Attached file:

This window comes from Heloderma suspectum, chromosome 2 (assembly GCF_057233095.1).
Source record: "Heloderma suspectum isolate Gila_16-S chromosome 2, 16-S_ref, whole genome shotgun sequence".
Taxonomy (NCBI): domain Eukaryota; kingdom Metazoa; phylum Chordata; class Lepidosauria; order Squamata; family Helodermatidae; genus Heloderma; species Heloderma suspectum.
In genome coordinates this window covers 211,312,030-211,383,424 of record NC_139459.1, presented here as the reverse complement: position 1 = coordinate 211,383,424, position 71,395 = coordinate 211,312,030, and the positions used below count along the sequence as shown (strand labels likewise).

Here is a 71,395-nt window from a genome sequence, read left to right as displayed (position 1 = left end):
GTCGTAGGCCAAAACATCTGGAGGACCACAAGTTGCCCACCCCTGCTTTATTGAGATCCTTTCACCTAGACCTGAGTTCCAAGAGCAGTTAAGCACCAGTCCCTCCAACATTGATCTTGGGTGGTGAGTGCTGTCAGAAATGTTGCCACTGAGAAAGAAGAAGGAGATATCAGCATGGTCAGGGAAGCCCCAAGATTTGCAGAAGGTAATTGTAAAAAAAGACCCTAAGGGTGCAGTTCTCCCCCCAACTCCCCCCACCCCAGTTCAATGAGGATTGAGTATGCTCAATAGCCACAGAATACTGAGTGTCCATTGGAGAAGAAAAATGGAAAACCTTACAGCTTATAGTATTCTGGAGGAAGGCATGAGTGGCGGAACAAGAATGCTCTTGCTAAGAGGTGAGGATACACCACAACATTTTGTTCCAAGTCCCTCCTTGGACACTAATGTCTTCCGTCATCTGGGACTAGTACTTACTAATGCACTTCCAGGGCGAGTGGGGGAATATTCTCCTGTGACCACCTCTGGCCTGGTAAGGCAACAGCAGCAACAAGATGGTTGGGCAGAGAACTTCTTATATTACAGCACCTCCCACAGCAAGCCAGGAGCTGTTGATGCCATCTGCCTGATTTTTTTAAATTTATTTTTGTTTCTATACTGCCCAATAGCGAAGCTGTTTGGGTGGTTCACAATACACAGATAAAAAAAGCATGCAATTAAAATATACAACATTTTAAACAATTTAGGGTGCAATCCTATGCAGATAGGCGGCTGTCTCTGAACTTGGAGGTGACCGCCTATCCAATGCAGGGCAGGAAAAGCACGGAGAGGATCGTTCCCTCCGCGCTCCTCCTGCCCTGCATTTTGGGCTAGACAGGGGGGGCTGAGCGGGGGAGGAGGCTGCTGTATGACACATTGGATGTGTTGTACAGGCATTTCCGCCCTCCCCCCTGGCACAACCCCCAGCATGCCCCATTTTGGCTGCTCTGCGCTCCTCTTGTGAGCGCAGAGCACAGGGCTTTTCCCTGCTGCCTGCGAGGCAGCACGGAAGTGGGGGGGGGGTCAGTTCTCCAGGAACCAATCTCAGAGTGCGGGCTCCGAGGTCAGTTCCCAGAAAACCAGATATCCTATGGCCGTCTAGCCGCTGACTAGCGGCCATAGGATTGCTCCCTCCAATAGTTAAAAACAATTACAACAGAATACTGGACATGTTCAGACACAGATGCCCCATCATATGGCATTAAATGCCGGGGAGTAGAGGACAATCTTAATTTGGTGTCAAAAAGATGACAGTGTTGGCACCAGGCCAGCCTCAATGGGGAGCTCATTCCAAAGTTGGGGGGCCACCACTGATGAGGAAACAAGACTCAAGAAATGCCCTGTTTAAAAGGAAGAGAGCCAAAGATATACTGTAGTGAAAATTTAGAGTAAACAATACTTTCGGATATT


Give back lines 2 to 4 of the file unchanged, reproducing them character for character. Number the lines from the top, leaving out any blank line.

Source record: "Heloderma suspectum isolate Gila_16-S chromosome 2, 16-S_ref, whole genome shotgun sequence".
Taxonomy (NCBI): domain Eukaryota; kingdom Metazoa; phylum Chordata; class Lepidosauria; order Squamata; family Helodermatidae; genus Heloderma; species Heloderma suspectum.
In genome coordinates this window covers 211,312,030-211,383,424 of record NC_139459.1, presented here as the reverse complement: position 1 = coordinate 211,383,424, position 71,395 = coordinate 211,312,030, and the positions used below count along the sequence as shown (strand labels likewise).